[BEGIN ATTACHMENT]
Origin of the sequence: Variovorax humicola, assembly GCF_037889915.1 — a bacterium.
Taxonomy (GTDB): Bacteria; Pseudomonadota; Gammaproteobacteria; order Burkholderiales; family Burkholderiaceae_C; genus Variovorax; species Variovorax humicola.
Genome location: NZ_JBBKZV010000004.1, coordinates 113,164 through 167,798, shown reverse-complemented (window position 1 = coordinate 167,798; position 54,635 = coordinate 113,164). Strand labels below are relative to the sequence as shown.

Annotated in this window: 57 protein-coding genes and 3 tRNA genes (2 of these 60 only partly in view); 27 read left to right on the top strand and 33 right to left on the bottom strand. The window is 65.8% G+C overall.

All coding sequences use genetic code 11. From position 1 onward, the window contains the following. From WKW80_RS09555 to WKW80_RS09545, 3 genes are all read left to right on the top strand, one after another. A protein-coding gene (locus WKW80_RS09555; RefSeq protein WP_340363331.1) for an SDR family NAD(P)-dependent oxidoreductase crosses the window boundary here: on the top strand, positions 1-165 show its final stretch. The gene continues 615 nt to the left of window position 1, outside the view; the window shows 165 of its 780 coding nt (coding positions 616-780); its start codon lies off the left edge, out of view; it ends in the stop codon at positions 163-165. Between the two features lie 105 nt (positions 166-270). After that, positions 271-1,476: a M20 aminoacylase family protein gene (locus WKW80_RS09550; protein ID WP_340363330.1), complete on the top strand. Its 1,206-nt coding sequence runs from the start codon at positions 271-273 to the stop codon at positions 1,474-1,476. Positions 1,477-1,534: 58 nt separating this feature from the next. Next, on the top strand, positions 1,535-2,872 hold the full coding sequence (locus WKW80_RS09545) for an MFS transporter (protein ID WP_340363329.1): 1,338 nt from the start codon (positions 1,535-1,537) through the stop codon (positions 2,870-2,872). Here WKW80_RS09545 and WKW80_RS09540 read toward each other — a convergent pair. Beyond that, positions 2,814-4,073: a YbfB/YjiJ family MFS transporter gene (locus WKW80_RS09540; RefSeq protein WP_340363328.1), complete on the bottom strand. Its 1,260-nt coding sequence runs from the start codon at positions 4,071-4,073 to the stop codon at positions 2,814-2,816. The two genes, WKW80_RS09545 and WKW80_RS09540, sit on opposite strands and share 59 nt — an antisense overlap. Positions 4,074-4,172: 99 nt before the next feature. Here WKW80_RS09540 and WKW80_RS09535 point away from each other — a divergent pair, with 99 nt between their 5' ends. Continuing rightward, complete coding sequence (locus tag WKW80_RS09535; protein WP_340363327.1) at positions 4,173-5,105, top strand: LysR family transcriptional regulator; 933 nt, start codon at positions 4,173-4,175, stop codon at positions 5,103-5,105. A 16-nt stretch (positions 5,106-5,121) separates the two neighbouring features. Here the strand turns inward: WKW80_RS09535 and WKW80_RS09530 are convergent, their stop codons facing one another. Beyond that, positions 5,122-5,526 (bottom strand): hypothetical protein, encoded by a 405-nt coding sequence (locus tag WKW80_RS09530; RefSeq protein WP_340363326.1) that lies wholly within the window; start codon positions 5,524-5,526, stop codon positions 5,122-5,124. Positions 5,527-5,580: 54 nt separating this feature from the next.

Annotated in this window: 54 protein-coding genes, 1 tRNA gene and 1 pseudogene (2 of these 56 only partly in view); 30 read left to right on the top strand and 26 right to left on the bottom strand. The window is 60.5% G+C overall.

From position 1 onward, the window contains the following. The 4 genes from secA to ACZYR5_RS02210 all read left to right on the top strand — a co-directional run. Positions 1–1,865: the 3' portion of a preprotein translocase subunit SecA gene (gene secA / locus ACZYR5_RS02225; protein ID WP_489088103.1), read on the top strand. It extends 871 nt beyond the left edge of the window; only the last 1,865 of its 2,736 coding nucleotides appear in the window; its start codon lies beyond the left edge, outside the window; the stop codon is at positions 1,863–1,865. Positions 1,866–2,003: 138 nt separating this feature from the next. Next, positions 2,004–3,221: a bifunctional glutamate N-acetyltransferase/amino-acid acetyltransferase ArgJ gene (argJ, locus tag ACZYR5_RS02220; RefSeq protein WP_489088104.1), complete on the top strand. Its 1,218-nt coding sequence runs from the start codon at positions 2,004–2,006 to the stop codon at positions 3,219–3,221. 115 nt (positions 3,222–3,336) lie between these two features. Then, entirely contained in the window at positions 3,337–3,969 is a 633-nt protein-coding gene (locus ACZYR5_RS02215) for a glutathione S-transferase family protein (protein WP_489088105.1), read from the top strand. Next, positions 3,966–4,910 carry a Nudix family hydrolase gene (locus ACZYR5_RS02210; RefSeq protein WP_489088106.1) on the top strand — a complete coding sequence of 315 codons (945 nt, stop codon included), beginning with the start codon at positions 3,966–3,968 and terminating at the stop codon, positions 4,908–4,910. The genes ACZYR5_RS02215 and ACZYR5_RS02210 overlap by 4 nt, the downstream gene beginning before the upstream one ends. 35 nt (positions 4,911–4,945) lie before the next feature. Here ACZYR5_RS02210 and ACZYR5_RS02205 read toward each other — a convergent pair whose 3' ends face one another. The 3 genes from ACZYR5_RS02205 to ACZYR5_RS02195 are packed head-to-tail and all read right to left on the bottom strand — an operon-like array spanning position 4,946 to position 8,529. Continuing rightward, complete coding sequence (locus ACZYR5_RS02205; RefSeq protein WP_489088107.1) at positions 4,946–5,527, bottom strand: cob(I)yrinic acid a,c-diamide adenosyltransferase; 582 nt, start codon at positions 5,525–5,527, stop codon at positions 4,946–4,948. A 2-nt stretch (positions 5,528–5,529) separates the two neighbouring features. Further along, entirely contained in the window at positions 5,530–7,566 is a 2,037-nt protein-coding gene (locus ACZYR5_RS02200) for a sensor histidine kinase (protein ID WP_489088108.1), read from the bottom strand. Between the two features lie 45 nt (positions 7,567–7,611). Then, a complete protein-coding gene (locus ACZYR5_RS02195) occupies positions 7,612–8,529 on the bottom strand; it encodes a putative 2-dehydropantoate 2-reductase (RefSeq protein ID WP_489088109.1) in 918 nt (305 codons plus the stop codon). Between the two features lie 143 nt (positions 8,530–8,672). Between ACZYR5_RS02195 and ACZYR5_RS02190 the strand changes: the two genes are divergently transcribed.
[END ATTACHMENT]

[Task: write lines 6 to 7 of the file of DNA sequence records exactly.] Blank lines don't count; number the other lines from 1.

Annotated in this window: 54 protein-coding genes, 1 tRNA gene and 1 pseudogene (2 of these 56 only partly in view); 30 read left to right on the top strand and 26 right to left on the bottom strand. The window is 60.5% G+C overall.

From position 1 onward, the window contains the following. The 4 genes from secA to ACZYR5_RS02210 all read left to right on the top strand — a co-directional run. Positions 1–1,865: the 3' portion of a preprotein translocase subunit SecA gene (gene secA / locus ACZYR5_RS02225; protein ID WP_489088103.1), read on the top strand. It extends 871 nt beyond the left edge of the window; only the last 1,865 of its 2,736 coding nucleotides appear in the window; its start codon lies beyond the left edge, outside the window; the stop codon is at positions 1,863–1,865. Positions 1,866–2,003: 138 nt separating this feature from the next. Next, positions 2,004–3,221: a bifunctional glutamate N-acetyltransferase/amino-acid acetyltransferase ArgJ gene (argJ, locus tag ACZYR5_RS02220; RefSeq protein WP_489088104.1), complete on the top strand. Its 1,218-nt coding sequence runs from the start codon at positions 2,004–2,006 to the stop codon at positions 3,219–3,221. 115 nt (positions 3,222–3,336) lie between these two features. Then, entirely contained in the window at positions 3,337–3,969 is a 633-nt protein-coding gene (locus ACZYR5_RS02215) for a glutathione S-transferase family protein (protein WP_489088105.1), read from the top strand. Next, positions 3,966–4,910 carry a Nudix family hydrolase gene (locus ACZYR5_RS02210; RefSeq protein WP_489088106.1) on the top strand — a complete coding sequence of 315 codons (945 nt, stop codon included), beginning with the start codon at positions 3,966–3,968 and terminating at the stop codon, positions 4,908–4,910. The genes ACZYR5_RS02215 and ACZYR5_RS02210 overlap by 4 nt, the downstream gene beginning before the upstream one ends. 35 nt (positions 4,911–4,945) lie before the next feature. Here ACZYR5_RS02210 and ACZYR5_RS02205 read toward each other — a convergent pair whose 3' ends face one another. The 3 genes from ACZYR5_RS02205 to ACZYR5_RS02195 are packed head-to-tail and all read right to left on the bottom strand — an operon-like array spanning position 4,946 to position 8,529. Continuing rightward, complete coding sequence (locus ACZYR5_RS02205; RefSeq protein WP_489088107.1) at positions 4,946–5,527, bottom strand: cob(I)yrinic acid a,c-diamide adenosyltransferase; 582 nt, start codon at positions 5,525–5,527, stop codon at positions 4,946–4,948. A 2-nt stretch (positions 5,528–5,529) separates the two neighbouring features. Further along, entirely contained in the window at positions 5,530–7,566 is a 2,037-nt protein-coding gene (locus ACZYR5_RS02200) for a sensor histidine kinase (protein ID WP_489088108.1), read from the bottom strand. Between the two features lie 45 nt (positions 7,567–7,611). Then, a complete protein-coding gene (locus ACZYR5_RS02195) occupies positions 7,612–8,529 on the bottom strand; it encodes a putative 2-dehydropantoate 2-reductase (RefSeq protein ID WP_489088109.1) in 918 nt (305 codons plus the stop codon). Between the two features lie 143 nt (positions 8,530–8,672). Between ACZYR5_RS02195 and ACZYR5_RS02190 the strand changes: the two genes are divergently transcribed.